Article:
It’s tempting to call someone whose behavior we don’t understand “crazy.” If you get in an argument with said person, you’re absolved of any responsibility. You don’t have to win the argument, you don’t have to behave rationally, you don’t have to treat them with respect — they’re just crazy.

However, it’s an unfortunate truth that men weaponize the idea of craziness in a way that often targets women, particularly for the fact that women and men approach emotional matters very differently.

“She’s just crazy,” or “You’re behaving crazy right now, you know that?” are just particularly cruel ways of saying, “I don’t understand this reaction.” That said, just because you don’t understand someone’s emotional reaction doesn’t mean it’s not valid.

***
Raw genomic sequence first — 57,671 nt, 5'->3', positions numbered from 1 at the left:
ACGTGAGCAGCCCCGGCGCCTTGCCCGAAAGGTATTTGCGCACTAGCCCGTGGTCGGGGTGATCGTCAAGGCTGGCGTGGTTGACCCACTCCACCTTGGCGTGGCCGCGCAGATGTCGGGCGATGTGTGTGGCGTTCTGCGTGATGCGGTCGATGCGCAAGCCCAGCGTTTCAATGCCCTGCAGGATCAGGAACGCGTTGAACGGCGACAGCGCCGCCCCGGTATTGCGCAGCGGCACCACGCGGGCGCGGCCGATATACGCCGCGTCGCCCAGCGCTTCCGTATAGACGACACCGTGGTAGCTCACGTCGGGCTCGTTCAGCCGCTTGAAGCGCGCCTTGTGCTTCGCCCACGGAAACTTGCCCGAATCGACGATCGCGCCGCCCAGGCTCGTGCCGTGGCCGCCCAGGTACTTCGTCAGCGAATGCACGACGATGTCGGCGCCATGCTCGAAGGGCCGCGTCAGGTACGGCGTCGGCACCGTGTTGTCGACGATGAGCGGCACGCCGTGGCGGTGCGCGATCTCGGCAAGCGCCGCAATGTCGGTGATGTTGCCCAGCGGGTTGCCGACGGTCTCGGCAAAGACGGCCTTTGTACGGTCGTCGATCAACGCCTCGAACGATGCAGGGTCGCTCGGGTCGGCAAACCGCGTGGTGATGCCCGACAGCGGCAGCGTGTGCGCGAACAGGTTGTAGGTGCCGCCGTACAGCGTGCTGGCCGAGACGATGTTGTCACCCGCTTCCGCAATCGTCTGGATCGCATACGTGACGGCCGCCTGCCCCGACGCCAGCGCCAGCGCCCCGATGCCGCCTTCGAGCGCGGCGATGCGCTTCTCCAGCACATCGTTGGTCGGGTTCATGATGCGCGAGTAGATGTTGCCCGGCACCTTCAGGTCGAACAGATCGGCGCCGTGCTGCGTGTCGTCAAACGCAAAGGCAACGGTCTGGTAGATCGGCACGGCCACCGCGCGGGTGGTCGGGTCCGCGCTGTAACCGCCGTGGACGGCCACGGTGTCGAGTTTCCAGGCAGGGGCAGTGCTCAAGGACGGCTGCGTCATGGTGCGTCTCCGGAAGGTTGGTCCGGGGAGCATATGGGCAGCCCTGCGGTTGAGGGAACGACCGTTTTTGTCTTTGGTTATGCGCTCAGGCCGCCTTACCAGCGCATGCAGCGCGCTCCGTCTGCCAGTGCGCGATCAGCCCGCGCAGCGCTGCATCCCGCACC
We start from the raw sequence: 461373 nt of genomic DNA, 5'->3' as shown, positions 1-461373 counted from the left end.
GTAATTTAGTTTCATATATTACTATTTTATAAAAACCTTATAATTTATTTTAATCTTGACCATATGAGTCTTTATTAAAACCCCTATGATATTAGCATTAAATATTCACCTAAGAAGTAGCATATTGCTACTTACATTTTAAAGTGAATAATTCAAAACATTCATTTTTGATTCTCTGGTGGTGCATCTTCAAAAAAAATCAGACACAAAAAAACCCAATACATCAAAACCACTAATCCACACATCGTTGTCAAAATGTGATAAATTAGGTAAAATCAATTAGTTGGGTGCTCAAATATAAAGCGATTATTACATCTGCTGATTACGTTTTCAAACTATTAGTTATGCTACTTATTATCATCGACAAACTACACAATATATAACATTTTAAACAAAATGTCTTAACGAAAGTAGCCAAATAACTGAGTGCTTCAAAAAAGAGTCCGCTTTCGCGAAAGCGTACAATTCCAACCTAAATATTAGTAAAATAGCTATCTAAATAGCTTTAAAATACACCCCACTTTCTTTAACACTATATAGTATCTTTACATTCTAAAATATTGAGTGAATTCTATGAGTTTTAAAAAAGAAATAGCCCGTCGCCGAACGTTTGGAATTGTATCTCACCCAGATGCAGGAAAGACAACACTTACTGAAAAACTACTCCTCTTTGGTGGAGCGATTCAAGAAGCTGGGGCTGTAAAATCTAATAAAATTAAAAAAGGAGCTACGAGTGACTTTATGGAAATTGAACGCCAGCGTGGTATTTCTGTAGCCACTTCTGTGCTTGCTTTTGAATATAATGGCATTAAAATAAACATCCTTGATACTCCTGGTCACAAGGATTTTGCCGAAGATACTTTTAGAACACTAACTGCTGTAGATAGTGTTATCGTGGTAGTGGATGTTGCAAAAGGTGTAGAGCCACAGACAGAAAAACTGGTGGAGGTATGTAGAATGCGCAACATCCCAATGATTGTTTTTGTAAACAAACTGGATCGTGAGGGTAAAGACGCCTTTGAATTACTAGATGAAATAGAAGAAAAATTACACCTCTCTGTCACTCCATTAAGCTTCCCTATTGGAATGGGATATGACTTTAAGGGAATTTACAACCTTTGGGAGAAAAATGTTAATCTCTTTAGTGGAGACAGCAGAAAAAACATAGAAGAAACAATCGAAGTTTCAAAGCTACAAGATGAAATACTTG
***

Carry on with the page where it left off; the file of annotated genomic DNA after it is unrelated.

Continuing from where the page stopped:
Quit telling women they’re crazy and start putting yourself in their shoes — what you learn might surprise you.

9. Belittling Her Concerns About Abuse

Why? We need to take women opening up about their trauma seriously

Recent years have seen a significant change in the way society sees sexual assault. Once-venerated men have been toppled from positions of power. It’s become normal for people who’ve been abused to open up about it.

That’s just the beginning of working towards a future where sexual abuse isn’t rampant, but it’s a start. As a man, it’s not hard to be an ally to women around these issues, but it’s also all too easy to come across as a supporter of abusers when the subject comes up.

RELATED: Here’s How to Support a Victim of Sexual Abuse